A few have been asking me about the presentation from Chief Cobey to the Guelph Police Board on the 2020 Police Budget Proposal. So I’ve posted it here:
25 September 2019 – Donations are now being accepted for the Friends of the Guelph Public Library’s 13th Annual Book Sale, which will be held October 25-27. The organization is looking for books, videos, DVDs, blu-rays, CDs, vinyl, sheet music, games and puzzles to sell. All proceeds will go towards the Guelph Public Library.
“Donations are a big part of the sale and our volunteers are already working hard to sort and organize the donations we have so far,” commented Virginia Gillham, Chair of the Friends of the Guelph Public Library (FGPL). “Not only do our volunteers thoroughly enjoy opening a box to see what treasures are inside, but so do our customers. Now is a perfect time to go through bookshelves, boxes and storage to make a very rewarding donation! We’re always amazed by the community support demonstrated by the many donations we receive.”
Donations can be made at the site, 69 Huron Street in Guelph, Monday to Saturday 2pm-5pm, or any Guelph Public Library during regular hours until October 8. The location will be closed Sundays and Holidays leading up to the sale. For more information visit fgpl.ca.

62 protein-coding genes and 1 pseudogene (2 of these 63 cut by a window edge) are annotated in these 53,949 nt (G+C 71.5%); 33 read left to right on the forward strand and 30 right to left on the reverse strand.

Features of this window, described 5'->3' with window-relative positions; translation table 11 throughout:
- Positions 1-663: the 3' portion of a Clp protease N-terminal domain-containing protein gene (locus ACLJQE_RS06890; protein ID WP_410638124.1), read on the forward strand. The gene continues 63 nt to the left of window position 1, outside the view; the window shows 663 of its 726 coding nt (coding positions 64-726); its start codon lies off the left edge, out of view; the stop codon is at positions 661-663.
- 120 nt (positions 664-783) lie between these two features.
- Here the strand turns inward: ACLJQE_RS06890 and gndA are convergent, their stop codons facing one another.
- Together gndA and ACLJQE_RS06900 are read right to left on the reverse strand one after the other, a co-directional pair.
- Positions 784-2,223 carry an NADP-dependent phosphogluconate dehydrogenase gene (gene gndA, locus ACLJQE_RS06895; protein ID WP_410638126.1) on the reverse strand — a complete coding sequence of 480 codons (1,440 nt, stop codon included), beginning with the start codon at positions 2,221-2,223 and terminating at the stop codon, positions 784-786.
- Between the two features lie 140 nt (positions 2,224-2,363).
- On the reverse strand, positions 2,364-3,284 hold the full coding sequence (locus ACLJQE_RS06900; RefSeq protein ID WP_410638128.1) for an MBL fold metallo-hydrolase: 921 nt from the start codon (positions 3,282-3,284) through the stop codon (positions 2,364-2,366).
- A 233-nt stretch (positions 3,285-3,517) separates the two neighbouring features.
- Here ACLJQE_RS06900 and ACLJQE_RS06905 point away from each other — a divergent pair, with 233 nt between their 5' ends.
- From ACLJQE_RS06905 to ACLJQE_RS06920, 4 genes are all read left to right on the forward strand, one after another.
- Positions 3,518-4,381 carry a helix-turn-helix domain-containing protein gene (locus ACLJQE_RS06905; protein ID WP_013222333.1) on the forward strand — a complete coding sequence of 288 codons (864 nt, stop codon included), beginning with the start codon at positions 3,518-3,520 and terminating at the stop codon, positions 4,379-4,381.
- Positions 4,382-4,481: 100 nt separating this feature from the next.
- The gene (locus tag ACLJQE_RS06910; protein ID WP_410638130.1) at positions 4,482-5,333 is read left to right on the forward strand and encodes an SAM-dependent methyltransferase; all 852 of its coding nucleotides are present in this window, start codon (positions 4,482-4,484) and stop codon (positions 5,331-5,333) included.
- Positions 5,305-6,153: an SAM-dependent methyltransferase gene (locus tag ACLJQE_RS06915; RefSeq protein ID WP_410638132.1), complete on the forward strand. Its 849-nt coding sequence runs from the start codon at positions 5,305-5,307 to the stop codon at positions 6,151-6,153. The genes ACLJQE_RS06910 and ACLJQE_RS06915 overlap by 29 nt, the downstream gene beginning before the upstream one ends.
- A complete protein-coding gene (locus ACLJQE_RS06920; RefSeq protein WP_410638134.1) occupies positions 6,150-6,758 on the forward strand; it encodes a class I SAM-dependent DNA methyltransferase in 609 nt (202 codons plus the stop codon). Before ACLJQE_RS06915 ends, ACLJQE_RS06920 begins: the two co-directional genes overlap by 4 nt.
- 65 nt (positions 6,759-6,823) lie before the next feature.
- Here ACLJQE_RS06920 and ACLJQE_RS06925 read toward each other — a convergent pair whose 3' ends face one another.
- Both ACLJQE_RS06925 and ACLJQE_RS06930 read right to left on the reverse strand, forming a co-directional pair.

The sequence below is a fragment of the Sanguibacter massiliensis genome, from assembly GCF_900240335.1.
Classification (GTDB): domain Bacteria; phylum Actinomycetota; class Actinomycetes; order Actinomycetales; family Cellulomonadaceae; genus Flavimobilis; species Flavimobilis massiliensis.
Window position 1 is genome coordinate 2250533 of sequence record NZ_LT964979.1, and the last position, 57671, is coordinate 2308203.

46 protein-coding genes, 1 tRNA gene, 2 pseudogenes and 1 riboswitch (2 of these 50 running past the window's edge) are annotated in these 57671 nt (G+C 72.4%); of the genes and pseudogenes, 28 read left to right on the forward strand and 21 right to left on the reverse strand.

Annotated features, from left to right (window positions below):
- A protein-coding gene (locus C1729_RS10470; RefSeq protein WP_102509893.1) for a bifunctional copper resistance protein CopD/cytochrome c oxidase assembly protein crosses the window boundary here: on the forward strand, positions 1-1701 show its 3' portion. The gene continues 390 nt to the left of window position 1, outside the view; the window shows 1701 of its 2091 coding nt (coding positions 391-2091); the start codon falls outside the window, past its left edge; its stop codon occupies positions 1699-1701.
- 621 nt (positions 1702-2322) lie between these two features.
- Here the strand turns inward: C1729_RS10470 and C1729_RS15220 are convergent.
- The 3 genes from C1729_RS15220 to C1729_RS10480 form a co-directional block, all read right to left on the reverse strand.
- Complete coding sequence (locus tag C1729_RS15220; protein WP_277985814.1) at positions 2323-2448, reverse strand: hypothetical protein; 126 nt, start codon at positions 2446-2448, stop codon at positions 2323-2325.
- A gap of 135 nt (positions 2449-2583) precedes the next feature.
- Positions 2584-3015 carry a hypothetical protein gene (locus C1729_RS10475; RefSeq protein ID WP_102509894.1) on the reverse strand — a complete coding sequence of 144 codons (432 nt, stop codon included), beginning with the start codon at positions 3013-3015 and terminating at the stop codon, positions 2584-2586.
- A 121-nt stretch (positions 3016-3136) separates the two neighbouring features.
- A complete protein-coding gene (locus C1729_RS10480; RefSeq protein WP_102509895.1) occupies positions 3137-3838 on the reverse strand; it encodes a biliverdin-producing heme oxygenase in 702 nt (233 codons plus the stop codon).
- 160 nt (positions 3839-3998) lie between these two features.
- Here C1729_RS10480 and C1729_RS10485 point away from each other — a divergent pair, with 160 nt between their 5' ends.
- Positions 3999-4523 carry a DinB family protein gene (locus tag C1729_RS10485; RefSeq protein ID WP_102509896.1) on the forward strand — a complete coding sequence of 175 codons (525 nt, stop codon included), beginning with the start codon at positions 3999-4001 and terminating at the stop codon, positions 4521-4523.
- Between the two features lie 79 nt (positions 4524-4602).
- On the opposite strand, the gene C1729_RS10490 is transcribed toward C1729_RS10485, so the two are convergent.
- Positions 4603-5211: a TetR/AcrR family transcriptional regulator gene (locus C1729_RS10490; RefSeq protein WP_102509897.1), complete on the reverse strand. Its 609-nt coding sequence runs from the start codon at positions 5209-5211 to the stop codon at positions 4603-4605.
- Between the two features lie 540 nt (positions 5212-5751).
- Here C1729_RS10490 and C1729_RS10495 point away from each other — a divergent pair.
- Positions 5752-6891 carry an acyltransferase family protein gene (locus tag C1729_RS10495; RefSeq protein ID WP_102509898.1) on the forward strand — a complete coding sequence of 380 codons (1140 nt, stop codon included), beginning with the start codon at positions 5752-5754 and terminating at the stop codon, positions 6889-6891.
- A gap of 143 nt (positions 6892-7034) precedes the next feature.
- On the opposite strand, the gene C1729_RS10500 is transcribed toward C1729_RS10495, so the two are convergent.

The Friends of the Guelph Public Library is an arms-length organization whose mandate is to support the Guelph Public Library. The annual book sale is the major fundraising activity for the FGPL. Income from the sale and other events over the course of each year are used to support various library activities. In 2014, FGPL made the inaugural gift of $10,000 for a Library Endowment Fund. Also, in 2016 the FGPL helped to support the new bookmobile. Most of the funds raised are invested and accrued toward a major gift to the Library in support of the planned new main library building. That sum is now more than $745,000.
The book sale has been an annual autumn event since 2007. The first sale was held in Old Quebec Street Mall. It lasted just one day and offered fewer than 20,000 books with a gross amount of $10,000 at the end of the day. Since then, each sale has been increasingly larger and more complex, but it has continually earned more funding and attracted more customers every year.
For more information contact:
Chair of the Friends of the Guelph Public Library
Have you been wondering what Guelph’s “Welcoming Streets” initiative is all about? Click here to watch:
Guelph. Future ready.
City’s Strategic Plan is set and ready to go
Guelph, Ont., September 23, 2019 – This evening Guelph City Council approved the City’s Strategic Plan: Guelph. Future ready. Built with the Guelph’s Community Plan in mind, the City’s Strategic Plan reflects the aspirations of Council, staff and the community, and will drive us towards a more sustainable future.
The City strives to create an inclusive, connected, prosperous city where we look after each other and our environment. This vision is within reach. With the Strategic Plan as a guiding document, Council, staff and the community will accelerate Guelph’s innovation economy, mitigate climate change, improve local transportation, develop long-term financial plans and help increase the availability of housing.